“Look Mom it’s a hat”


At the end of the day we did some target shooting with the blowgun.


That’s when they went all “Lord of the Flies” on me and I decided it was time to head back to civilization.

blowgun bullseye

It was a super fun day spent with my kids and they already have said they want to do it again. I’m going to have to up my game and have them burn out a canoe with some coals or something. Overall I think they gained more of a respect for those who have gone before them and it made me realize I’m not as self sufficient as I thought. Time to watch more Dual Survivor I guess.

l8rsk8rs – Shawna
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Spirals Found In Nature

I’m not a huge fan of juniper bushes and our front yard was loaded with them…

juniper bush 2

So I prepped the kids with long sleeves and gloves and as I cut they pulled them out and loaded them in the trailer…

juniper bushes

It was a major job. And after three loads to the green dump we were finally done.

juniper bush 3

There were several snails that ran for cover as we went about our work so we took a break for some entertainment…


Seeing them all made me think of a book we’ve been reading called Swirl by Swirl, written by Joyce Sidman and illustrated by Beth Krommes.

read swirl by swirl

swirl by swirl

snail 3

snail 4

The book is a visual tour of all things spiral in nature. Our favorite illustration in the book is of the ram horns. But all the pages are definitely frameable art!


Beth Krommes 2011, Houghton Mifflin Harcourt

I’m adding this book to our Nature Books Page. (Thank you Shar for introducing us to it last year!)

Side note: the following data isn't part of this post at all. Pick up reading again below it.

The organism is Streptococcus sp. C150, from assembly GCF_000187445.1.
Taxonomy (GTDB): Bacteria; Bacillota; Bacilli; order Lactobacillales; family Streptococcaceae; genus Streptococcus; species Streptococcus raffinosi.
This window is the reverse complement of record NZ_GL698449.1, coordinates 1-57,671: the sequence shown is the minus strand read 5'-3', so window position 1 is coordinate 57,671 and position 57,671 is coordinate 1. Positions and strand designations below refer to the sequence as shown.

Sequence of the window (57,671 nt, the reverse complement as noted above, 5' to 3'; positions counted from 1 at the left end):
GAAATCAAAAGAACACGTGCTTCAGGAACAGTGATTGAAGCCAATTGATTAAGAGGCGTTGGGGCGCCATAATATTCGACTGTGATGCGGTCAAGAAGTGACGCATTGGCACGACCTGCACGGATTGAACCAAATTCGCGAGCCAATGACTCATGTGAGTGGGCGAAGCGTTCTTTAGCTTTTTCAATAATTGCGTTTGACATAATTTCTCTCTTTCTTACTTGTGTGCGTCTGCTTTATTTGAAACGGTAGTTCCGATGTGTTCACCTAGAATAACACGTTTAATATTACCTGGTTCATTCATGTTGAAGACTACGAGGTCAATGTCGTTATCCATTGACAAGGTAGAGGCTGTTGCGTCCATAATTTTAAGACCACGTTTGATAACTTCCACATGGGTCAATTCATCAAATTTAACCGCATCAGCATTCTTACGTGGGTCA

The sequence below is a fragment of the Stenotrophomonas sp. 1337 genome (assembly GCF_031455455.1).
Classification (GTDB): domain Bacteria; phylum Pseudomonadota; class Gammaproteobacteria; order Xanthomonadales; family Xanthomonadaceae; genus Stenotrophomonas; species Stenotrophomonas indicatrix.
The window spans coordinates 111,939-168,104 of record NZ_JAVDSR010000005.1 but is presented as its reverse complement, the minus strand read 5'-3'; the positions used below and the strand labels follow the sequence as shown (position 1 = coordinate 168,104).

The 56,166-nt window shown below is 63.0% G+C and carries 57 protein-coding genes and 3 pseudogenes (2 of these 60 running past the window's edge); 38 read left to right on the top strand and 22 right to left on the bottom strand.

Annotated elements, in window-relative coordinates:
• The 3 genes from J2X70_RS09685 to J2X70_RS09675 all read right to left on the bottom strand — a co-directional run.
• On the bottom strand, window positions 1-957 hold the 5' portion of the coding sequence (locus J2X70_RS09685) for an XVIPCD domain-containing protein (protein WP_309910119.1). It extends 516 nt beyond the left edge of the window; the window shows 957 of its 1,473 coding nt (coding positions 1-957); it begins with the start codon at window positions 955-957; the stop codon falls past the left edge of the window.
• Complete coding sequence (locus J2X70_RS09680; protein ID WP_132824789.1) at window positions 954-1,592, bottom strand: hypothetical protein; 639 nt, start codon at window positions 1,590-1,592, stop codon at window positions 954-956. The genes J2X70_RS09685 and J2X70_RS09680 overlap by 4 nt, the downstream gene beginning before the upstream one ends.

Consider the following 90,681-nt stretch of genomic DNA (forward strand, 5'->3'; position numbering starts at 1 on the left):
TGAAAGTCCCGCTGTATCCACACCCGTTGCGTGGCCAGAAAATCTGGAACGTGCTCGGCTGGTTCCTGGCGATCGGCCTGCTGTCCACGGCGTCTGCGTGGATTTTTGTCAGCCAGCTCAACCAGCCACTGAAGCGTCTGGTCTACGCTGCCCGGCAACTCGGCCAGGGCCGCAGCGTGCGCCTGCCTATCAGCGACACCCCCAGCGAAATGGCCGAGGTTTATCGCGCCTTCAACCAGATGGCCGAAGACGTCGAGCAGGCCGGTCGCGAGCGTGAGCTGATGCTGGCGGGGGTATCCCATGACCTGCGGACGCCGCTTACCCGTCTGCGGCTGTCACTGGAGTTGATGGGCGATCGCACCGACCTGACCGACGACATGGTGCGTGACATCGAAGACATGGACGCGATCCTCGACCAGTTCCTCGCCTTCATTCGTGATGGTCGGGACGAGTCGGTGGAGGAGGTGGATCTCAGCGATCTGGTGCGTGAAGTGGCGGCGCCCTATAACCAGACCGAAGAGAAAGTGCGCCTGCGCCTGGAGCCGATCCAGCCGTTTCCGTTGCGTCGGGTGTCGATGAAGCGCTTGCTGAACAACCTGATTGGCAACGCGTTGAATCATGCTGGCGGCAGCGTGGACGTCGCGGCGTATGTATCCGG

On the book’s website there is a readers guide that provides instructions on how to make a tornado in a bottle, a spiral mobile and other fun projects!

Take a look at this short video to get a better idea of what the book’s about…


My kids are constantly pointing out spirals they see in nature now, it’s become somewhat addictive to look for the pattern! And don’t worry about the snails, they were transplanted into a neighboring (non-prickly) bush!

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Snow Fort Construction And A New App Called Vine

We spent a lovely weekend together as a family, Saturday being the highlight with the construction of a snow fort that is now gracing our front yard.

Our intentions were to go outside long enough to just shovel sidewalks and driveways for some of our elderly neighbors but once the work was done the kids were naturally drawn to the heaping mound of untouched snow.

Within an hour there was a snow bunker established for an eminent snowball fight.

We thought the experience was the perfect opportunity to try out a new app we downloaded called Vine. It’s very similar to instagram, but with very short looped video. We’re talking like riding a bull short… Here’s our first post shown below.

If you have an account come follow us (username: NatureForKids) and share your outdoor vids too. I’m sure between us all we can make some noise about getting kids outside and having fun in nature!

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There’s A Party Outside, No Invitation Needed

Last weekend we loaded some snow equipment in the car and took off for our local recreation area (Mantua, Ut). We really didn’t know what we were going to do, we didn’t even have enough gear for all of us to do any one activity together. But we knew we just needed to get out of the house, so we took off and decided to wing it.

When we got up there it looked like there was a party going on that we didn’t get an invitation to.

It was exciting to see the wide range of activities everyone was participating in. And I’m pleased to say there were kids in almost every group we came across. I ended up just taking pictures, Damon cross-country skied with the younger kids and the older ones snowboarded and snow skated down a nearby hill.

While looking through the lens of my camera and focusing on all these people having a great time outside I realized the best thing about the outdoors is that you never need an invitation to explore it. It’s just waiting for us to come and play.

What’s the latest thing you did outside for fun?